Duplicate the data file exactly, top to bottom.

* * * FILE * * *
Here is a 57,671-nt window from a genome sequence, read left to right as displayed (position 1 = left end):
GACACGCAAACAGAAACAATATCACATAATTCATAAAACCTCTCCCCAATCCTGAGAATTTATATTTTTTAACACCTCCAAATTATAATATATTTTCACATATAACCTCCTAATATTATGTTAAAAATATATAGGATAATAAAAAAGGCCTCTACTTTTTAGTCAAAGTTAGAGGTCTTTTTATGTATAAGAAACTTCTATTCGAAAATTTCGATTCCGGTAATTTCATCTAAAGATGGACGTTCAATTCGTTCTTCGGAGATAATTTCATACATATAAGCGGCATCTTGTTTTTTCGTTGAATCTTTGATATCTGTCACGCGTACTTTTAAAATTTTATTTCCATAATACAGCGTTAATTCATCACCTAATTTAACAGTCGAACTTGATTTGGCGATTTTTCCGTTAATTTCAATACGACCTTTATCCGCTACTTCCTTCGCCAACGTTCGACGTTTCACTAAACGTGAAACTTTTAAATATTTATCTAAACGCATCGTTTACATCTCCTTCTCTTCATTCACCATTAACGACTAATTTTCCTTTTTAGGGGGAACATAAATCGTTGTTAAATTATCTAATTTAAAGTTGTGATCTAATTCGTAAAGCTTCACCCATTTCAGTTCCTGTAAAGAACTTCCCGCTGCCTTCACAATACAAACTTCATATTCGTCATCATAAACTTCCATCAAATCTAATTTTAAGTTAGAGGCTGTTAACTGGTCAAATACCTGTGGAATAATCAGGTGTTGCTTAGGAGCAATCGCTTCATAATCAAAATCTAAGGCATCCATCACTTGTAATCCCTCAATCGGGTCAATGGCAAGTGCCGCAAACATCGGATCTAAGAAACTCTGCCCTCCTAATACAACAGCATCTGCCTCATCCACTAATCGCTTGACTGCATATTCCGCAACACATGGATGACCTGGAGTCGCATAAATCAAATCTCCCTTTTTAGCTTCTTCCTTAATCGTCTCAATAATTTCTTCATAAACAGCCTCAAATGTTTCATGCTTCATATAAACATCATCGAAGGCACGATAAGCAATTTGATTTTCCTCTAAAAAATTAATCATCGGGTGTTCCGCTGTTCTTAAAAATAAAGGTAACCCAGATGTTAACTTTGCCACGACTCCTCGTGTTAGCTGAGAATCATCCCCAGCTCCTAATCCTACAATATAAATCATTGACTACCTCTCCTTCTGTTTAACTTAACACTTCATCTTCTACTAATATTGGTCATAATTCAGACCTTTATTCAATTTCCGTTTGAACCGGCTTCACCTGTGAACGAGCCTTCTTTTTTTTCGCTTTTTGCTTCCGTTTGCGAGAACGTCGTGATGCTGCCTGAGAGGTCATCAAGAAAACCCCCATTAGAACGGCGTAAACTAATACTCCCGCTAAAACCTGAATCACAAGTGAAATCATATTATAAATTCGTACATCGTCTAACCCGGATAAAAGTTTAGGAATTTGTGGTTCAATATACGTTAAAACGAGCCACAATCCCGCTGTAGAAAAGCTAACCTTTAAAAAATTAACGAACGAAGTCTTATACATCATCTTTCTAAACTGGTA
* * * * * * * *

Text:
Here is a 57,671-nt window from a genome sequence, read left to right as displayed (position 1 = left end):
GACACGCAAACAGAAACAATATCACATAATTCATAAAACCTCTCCCCAATCCTGAGAATTTATATTTTTTAACACCTCCAAATTATAATATATTTTCACATATAACCTCCTAATATTATGTTAAAAATATATAGGATAATAAAAAAGGCCTCTACTTTTTAGTCAAAGTTAGAGGTCTTTTTATGTATAAGAAACTTCTATTCGAAAATTTCGATTCCGGTAATTTCATCTAAAGATGGACGTTCAATTCGTTCTTCGGAGATAATTTCATACATATAAGCGGCATCTTGTTTTTTCGTTGAATCTTTGATATCTGTCACGCGTACTTTTAAAATTTTATTTCCATAATACAGCGTTAATTCATCACCTAATTTAACAGTCGAACTTGATTTGGCGATTTTTCCGTTAATTTCAATACGACCTTTATCCGCTACTTCCTTCGCCAACGTTCGACGTTTCACTAAACGTGAAACTTTTAAATATTTATCTAAACGCATCGTTTACATCTCCTTCTCTTCATTCACCATTAACGACTAATTTTCCTTTTTAGGGGGAACATAAATCGTTGTTAAATTATCTAATTTAAAGTTGTGATCTAATTCGTAAAGCTTCACCCATTTCAGTTCCTGTAAAGAACTTCCCGCTGCCTTCACAATACAAACTTCATATTCGTCATCATAAACTTCCATCAAATCTAATTTTAAGTTAGAGGCTGTTAACTGGTCAAATACCTGTGGAATAATCAGGTGTTGCTTAGGAGCAATCGCTTCATAATCAAAATCTAAGGCATCCATCACTTGTAATCCCTCAATCGGGTCAATGGCAAGTGCCGCAAACATCGGATCTAAGAAACTCTGCCCTCCTAATACAACAGCATCTGCCTCATCCACTAATCGCTTGACTGCATATTCCGCAACACATGGATGACCTGGAGTCGCATAAATCAAATCTCCCTTTTTAGCTTCTTCCTTAATCGTCTCAATAATTTCTTCATAAACAGCCTCAAATGTTTCATGCTTCATATAAACATCATCGAAGGCACGATAAGCAATTTGATTTTCCTCTAAAAAATTAATCATCGGGTGTTCCGCTGTTCTTAAAAATAAAGGTAACCCAGATGTTAACTTTGCCACGACTCCTCGTGTTAGCTGAGAATCATCCCCAGCTCCTAATCCTACAATATAAATCATTGACTACCTCTCCTTCTGTTTAACTTAACACTTCATCTTCTACTAATATTGGTCATAATTCAGACCTTTATTCAATTTCCGTTTGAACCGGCTTCACCTGTGAACGAGCCTTCTTTTTTTTCGCTTTTTGCTTCCGTTTGCGAGAACGTCGTGATGCTGCCTGAGAGGTCATCAAGAAAACCCCCATTAGAACGGCGTAAACTAATACTCCCGCTAAAACCTGAATCACAAGTGAAATCATATTATAAATTCGTACATCGTCTAACCCGGATAAAAGTTTAGGAATTTGTGGTTCAATATACGTTAAAACGAGCCACAATCCCGCTGTAGAAAAGCTAACCTTTAAAAAATTAACGAACGAAGTCTTATACATCATCTTTCTAAACTGGTA